Archive for December, 2009
Oxford University Press is releasing in June a new collection of Christian Apocrypha, The Apocryphal Gospels: Texts and Translations, compiled by Bart Ehrman and Zlatko Plese. It is touted as a multi-lingual collection–i.e., it features the texts in their original languages as well as in English. The table of contents shows that it features the typical texts one finds in such collections, though the Acts of Pilate material is unusually extensive. The contents also lists the curious item of "Infancy Gospel of Thomas C." You can read more about it HERE.
I mentioned in a previous post several texts that tend to be omitted from "New Testament Apocrypha" collections and thus have been neglected in scholarship. Typically this is because they are relatively late texts and thus fall outside of the temporal parameters of the formation of the New Testament. As a means of attracting attention to these texts I have added a new page (More Christian Apocrypha) to my site focusing on the texts. At the moment it is little more than a list of the material but I will add more information to the page when time permits. Any suggestions for additions and general improvement would be appreciated.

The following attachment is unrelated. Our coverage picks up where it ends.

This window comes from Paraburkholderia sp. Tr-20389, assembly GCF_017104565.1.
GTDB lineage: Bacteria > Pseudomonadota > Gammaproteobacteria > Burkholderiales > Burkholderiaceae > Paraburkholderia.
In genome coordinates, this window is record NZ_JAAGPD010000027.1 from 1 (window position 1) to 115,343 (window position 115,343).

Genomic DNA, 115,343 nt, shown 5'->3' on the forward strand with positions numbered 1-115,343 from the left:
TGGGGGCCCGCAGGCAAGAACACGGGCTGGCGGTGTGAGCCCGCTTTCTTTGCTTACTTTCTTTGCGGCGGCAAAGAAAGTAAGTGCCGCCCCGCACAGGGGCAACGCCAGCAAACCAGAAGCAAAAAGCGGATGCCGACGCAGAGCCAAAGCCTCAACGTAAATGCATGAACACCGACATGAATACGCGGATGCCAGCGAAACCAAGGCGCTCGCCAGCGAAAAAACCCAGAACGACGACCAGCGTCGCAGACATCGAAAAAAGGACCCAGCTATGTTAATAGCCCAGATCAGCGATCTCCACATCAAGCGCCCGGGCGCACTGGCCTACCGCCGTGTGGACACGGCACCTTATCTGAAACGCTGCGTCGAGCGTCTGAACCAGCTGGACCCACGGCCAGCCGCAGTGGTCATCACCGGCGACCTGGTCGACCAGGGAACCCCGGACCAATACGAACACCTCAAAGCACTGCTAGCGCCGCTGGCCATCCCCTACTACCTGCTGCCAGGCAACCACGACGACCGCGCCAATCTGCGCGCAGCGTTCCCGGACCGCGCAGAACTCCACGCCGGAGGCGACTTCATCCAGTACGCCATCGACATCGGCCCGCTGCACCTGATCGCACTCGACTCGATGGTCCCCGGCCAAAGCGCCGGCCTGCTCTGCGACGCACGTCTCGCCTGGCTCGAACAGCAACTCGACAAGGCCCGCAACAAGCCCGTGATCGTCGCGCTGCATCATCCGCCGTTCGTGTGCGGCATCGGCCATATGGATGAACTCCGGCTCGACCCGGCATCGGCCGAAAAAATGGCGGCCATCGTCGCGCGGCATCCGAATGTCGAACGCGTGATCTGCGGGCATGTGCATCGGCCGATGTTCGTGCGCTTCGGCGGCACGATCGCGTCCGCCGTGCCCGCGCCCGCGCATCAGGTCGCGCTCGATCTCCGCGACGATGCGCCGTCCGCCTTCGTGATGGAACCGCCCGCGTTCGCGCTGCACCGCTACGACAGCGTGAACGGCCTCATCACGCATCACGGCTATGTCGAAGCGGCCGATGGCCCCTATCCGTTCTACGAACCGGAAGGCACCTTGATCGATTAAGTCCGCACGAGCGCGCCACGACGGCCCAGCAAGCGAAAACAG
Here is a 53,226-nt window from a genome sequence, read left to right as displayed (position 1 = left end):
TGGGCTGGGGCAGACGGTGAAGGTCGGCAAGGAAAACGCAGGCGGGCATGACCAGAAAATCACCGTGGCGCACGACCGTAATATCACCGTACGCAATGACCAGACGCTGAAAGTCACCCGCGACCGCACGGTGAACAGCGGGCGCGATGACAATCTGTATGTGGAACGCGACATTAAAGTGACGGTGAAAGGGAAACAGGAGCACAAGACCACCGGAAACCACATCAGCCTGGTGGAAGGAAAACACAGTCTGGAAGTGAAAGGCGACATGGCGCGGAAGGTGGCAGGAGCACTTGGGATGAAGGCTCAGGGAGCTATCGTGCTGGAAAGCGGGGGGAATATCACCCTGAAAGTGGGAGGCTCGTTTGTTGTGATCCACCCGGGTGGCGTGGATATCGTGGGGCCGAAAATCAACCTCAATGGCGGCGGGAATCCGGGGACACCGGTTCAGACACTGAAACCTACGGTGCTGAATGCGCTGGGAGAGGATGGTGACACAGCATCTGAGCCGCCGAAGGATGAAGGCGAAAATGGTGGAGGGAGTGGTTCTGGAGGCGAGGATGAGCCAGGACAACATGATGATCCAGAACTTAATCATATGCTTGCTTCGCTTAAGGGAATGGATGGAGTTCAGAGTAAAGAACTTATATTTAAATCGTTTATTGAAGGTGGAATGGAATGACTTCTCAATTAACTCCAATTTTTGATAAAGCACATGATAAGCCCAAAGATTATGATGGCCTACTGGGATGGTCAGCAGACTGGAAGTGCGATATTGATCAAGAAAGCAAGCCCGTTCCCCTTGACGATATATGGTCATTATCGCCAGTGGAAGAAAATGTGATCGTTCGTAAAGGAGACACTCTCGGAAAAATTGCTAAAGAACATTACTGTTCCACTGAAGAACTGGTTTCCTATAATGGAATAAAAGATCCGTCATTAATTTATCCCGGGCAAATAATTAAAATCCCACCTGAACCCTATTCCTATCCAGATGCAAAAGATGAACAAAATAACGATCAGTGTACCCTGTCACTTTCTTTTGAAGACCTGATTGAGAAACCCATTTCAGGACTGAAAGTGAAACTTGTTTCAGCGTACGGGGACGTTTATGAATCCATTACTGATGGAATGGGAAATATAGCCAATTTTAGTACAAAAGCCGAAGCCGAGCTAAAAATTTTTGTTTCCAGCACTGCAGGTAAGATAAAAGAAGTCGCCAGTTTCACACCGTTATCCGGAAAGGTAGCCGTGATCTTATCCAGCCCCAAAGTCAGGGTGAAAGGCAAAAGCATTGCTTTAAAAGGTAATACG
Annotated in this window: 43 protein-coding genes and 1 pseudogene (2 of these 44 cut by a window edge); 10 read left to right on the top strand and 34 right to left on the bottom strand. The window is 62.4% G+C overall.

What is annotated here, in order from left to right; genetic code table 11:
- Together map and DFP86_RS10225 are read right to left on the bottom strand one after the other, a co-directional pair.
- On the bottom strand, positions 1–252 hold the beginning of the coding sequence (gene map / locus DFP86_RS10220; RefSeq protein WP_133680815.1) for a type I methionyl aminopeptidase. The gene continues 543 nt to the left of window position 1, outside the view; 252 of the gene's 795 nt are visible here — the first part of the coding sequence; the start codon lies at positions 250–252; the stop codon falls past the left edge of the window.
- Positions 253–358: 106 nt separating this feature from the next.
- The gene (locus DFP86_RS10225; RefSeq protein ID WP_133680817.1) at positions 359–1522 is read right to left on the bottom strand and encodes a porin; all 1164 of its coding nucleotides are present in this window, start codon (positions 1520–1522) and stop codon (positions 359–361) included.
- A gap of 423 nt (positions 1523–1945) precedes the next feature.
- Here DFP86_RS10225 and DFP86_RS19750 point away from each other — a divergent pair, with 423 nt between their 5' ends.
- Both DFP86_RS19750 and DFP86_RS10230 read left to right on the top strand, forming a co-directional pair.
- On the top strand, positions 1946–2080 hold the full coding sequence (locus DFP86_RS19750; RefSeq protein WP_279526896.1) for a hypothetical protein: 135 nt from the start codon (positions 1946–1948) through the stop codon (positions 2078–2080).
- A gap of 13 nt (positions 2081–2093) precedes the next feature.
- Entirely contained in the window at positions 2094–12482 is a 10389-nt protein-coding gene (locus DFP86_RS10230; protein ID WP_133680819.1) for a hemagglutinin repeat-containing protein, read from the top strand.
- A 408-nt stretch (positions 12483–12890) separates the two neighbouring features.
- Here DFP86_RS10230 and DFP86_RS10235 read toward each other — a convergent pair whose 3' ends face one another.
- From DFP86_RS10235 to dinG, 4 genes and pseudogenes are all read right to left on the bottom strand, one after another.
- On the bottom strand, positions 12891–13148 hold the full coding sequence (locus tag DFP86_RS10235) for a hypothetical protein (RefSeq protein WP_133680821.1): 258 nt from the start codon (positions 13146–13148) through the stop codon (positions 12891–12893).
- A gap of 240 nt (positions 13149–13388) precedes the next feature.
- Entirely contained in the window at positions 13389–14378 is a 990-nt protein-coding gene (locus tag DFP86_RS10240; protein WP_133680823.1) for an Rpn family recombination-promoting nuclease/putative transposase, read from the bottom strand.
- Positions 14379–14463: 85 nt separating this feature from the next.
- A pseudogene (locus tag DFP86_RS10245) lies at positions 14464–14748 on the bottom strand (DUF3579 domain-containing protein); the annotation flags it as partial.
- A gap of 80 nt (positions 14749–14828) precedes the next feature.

[Since I was not able to attend this year's SBL in New Orleans, I asked Harvard alum and CA scholar Brent Landau to provide this summary for us. Thanks Brent.]
I was only able to attend two of the three Christian Apocrypha sessions at the SBL this year, having missed the session that focused on “Animals as Symbols and Metaphors in Apocryphal Texts.” But the sections I attended had a range of very interesting topics.
The first session (22-210, Sunday 1:00-3:30) was an open session, with papers on the Pseudo-Clementines, the figure of Joseph, and the Protevangelium of James.
Dominique Côté from the University of Ottawa presented a paper entitled “Prophecy in the Pseudo-Clementines.” His basic argument was that the Ps-C are engaged in a conflict with Neoplatonic philosophy, its conception of “the True Prophet” being set over against Greek philosophical thought. Specifically, Côté contends that the Ps-C are responding to Porphyry of Tyre, the student of Plotinus who may also have advised Diocletian during his early fourth-century persecution of Christians. Nicole Kelley of Florida State University was Côté’s respondent, and was generally persuaded by his thesis. She observed that Côté’s work was part of a recent trend in Ps-C scholarship that attempts to understand the Ps-C as late antique (3rd-4th c.) documents rather than seeking after a 1st or 2nd c. primitive core (the so-called Grundschrift or “Basic Writing”).